Similar results can be shown for a CMOS Bluetooth SoC design when spurious emission from the RF part is suppressed by using Kelvin contacts with the baseband area (Figure 8).
- The use of Kelvin contacts can have a significant positive impact (20 to 80 dB) on signal integrity, power integrity, and EMC when used in the right combination—i.e., with off-chip series inductance and a free-floating ground for the off-chip decoupling capacitor.
- The application of Kelvin contacts for off-chip supply decoupling, in combination with sufficient on-chip decoupling, results in both on-chip supply bounce that is pre-determined “by design” and a reduced ground bounce.
- Kelvin contacts for decoupling create an increased margin in case of further integration towards SiP and SoC. This margin assures compatibility between sensitive analogue and RF circuitry that can be “grounded” to the common substrate or die-pad.
- The Kelvin contacts approach can be used for most existing designs that rely on multiple Vssx and Vddx pins in core, analog, and/or I/O. This approach assumes that electro-migration constraints are still being fulfilled after assigning supply pins/ balls to another “Kelvin contact” function.
- To assure an overall improvement, IR-drop and substrate/Vss-net noise must be minimized by circuit topology and floor planning. A simple analytical formula for estimation is provided. In the meanwhile, a new pre-layout IR-drop estimator has been developed which no longer requires homogeneous grids and assumes homogeneous current distributions. This paper will be presented at the EMCCompo2007 in Torino, Italy, November 28-30, 2007.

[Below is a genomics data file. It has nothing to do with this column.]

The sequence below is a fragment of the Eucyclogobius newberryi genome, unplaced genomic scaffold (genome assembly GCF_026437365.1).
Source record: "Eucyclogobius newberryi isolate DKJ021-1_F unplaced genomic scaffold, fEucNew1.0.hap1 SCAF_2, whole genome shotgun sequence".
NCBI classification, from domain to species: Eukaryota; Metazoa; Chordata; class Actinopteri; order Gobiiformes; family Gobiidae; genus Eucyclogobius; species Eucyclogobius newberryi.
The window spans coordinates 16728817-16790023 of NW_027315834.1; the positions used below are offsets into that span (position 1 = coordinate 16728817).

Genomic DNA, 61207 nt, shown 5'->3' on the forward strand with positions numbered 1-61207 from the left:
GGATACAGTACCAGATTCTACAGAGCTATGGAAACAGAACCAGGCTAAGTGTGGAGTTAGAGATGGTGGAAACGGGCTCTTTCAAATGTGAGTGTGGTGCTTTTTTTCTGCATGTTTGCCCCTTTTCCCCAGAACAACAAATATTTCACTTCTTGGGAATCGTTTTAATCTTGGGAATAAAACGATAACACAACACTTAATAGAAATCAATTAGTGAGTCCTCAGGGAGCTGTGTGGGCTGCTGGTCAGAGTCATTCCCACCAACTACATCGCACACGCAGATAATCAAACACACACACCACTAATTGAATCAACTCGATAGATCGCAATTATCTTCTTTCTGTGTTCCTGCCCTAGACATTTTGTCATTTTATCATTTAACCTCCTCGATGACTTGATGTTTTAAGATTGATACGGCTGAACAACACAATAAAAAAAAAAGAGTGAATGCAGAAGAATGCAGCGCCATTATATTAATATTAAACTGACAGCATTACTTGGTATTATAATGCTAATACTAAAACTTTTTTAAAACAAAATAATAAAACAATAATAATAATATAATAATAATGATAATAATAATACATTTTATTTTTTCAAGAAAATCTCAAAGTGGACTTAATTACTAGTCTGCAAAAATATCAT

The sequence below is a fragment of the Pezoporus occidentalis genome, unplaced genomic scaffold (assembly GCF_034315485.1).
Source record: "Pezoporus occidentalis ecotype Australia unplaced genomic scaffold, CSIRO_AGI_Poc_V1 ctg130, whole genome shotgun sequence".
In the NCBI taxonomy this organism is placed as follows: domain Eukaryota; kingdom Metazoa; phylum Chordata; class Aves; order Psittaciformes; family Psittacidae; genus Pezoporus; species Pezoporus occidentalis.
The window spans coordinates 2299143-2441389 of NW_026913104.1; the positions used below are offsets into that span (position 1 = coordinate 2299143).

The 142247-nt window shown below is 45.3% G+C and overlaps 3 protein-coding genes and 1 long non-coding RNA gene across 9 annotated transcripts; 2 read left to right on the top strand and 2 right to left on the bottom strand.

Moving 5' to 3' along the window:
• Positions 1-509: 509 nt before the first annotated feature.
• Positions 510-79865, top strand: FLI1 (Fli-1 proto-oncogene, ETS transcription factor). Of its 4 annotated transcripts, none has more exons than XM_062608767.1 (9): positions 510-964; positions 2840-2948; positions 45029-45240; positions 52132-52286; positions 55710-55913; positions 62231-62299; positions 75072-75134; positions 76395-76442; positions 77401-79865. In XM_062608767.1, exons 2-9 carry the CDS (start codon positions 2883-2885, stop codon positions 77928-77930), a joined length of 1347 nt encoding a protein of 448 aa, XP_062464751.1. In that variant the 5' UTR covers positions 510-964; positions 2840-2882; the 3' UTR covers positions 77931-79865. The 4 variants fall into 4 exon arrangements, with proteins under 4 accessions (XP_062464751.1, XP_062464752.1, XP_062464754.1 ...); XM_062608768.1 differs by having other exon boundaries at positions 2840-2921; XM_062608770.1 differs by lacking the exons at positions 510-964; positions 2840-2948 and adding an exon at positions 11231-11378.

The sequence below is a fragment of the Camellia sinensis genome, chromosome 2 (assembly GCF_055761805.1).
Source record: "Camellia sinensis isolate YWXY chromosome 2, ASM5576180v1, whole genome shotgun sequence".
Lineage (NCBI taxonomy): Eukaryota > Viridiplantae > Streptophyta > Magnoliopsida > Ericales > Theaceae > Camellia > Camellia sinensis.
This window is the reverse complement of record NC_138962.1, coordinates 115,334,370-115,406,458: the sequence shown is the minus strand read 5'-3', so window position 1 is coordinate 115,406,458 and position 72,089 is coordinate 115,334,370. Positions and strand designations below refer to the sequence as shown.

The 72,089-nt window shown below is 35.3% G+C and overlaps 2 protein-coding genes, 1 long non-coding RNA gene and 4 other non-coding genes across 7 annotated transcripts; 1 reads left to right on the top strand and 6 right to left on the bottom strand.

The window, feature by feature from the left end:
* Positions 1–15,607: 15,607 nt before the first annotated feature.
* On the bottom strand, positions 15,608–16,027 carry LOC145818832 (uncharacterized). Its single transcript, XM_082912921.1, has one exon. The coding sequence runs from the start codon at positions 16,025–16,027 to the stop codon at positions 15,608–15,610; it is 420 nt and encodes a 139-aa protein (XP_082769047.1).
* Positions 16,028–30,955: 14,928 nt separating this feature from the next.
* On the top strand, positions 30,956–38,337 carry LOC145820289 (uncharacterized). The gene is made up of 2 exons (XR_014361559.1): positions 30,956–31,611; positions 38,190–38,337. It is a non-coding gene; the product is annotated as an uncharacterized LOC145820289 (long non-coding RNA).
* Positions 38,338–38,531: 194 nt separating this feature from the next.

This paper is the result of work carried out under the MEDEA programme, a cooperative effort of several European semiconductor manufacturers. Specifically, this work arose from the MEDEA Mesdie (Microelectronics EMC system design for high intensity interconnect frequency environment) programme and continues under the Parachute programme. During this project, we worked closely with partners from FhG IZM, Infineon, Conti-Temic, and the University of Paderborn. Cf. the paper presented at EMC Compo, Munich, Germany, Novermber 2005.4
- M. Coenen, R. Derikx, “Vector voltage measurements”, Compo, Toulouse, France, November 2002.
- M. Coenen, “On-chip vs. off-chip measures, Post Academic Training (PATO), 2004
- MEDEA+ Mesdie, “Final program review”, Paderborn, the Netherlands, May, 2005.
- M. Coenen, D. de Greef, “Optimization techniques for minimizing IR-drop and supply bounce”, EMC Compo, Munich, Germany, November 2005 (Received Best Paper award.)
Mart Coenen has over 28 years experience in EMC in various fields and has published many papers and publications. He has been actively involved in international EMC standardization since 1988 and last year was awarded with the IEC 1906. He is the former project leader of the standards: IEC 61000-4-6 and IEC 610004-2 but moved his focus towards EMC in integrated circuits. At present he is convenor of IEC TC47A/WG9 and member of WG2.In addition to his career with Philips, he is co-founder of the Dutch EMC/ESD Society and part-time lecturer of Post Academic EMC courses. Aside from these activities, he owns a private EMC consulting company.
Dick de Greef studied at the ETS in Amsterdam and at the Eindhoven Technical University. From 1972 to 1979, he joined the Philips Research Laboratories in Eindhoven. Work was done in a wide field of video applications. With the Philips Consumer division, from 1979 to 1988, he was involved in the system and circuit design of ICs for video and imaging applications. In 1988 he joined Philips Semiconductors, and designed CMOS and BIMOS circuits for consumer products and image sensors for camera applications. For the same division he designed analog and digital circuits for matrix displays. In 2003 he joined the EMC group of Philips Applied Technologies, the main focus here is on EMC of integrated circuits.